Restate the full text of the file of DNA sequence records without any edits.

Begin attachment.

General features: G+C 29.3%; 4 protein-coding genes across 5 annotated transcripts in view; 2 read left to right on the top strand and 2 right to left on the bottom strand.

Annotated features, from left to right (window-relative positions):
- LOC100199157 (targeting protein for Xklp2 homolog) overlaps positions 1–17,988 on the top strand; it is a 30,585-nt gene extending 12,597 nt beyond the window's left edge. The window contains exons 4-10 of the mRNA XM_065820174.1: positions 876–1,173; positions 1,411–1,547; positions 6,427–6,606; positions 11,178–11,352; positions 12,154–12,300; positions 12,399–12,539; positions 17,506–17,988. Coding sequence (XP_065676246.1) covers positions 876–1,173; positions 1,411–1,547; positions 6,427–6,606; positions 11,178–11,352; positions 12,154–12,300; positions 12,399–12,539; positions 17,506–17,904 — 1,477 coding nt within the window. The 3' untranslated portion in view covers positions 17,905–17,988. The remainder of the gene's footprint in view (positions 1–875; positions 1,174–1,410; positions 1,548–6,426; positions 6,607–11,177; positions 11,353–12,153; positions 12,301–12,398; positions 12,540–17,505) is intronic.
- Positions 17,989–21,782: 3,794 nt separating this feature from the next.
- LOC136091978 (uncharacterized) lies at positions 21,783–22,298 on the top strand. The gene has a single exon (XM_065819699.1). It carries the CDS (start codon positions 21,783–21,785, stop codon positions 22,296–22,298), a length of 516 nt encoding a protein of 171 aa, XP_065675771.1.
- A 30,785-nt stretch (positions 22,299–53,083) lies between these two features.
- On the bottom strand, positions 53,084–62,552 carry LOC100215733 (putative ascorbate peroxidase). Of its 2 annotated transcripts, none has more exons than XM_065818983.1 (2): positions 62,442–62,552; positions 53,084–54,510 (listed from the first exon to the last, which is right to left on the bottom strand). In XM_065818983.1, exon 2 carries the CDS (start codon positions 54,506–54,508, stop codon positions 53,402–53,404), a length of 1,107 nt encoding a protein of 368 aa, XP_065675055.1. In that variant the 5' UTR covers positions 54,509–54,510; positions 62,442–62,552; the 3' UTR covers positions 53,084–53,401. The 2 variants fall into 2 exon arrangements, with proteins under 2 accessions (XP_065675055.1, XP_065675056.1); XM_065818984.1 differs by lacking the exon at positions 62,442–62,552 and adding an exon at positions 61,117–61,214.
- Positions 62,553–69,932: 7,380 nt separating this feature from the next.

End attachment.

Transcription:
General features: G+C 29.3%; 4 protein-coding genes across 5 annotated transcripts in view; 2 read left to right on the top strand and 2 right to left on the bottom strand.

Annotated features, from left to right (window-relative positions):
- LOC100199157 (targeting protein for Xklp2 homolog) overlaps positions 1–17,988 on the top strand; it is a 30,585-nt gene extending 12,597 nt beyond the window's left edge. The window contains exons 4-10 of the mRNA XM_065820174.1: positions 876–1,173; positions 1,411–1,547; positions 6,427–6,606; positions 11,178–11,352; positions 12,154–12,300; positions 12,399–12,539; positions 17,506–17,988. Coding sequence (XP_065676246.1) covers positions 876–1,173; positions 1,411–1,547; positions 6,427–6,606; positions 11,178–11,352; positions 12,154–12,300; positions 12,399–12,539; positions 17,506–17,904 — 1,477 coding nt within the window. The 3' untranslated portion in view covers positions 17,905–17,988. The remainder of the gene's footprint in view (positions 1–875; positions 1,174–1,410; positions 1,548–6,426; positions 6,607–11,177; positions 11,353–12,153; positions 12,301–12,398; positions 12,540–17,505) is intronic.
- Positions 17,989–21,782: 3,794 nt separating this feature from the next.
- LOC136091978 (uncharacterized) lies at positions 21,783–22,298 on the top strand. The gene has a single exon (XM_065819699.1). It carries the CDS (start codon positions 21,783–21,785, stop codon positions 22,296–22,298), a length of 516 nt encoding a protein of 171 aa, XP_065675771.1.
- A 30,785-nt stretch (positions 22,299–53,083) lies between these two features.
- On the bottom strand, positions 53,084–62,552 carry LOC100215733 (putative ascorbate peroxidase). Of its 2 annotated transcripts, none has more exons than XM_065818983.1 (2): positions 62,442–62,552; positions 53,084–54,510 (listed from the first exon to the last, which is right to left on the bottom strand). In XM_065818983.1, exon 2 carries the CDS (start codon positions 54,506–54,508, stop codon positions 53,402–53,404), a length of 1,107 nt encoding a protein of 368 aa, XP_065675055.1. In that variant the 5' UTR covers positions 54,509–54,510; positions 62,442–62,552; the 3' UTR covers positions 53,084–53,401. The 2 variants fall into 2 exon arrangements, with proteins under 2 accessions (XP_065675055.1, XP_065675056.1); XM_065818984.1 differs by lacking the exon at positions 62,442–62,552 and adding an exon at positions 61,117–61,214.
- Positions 62,553–69,932: 7,380 nt separating this feature from the next.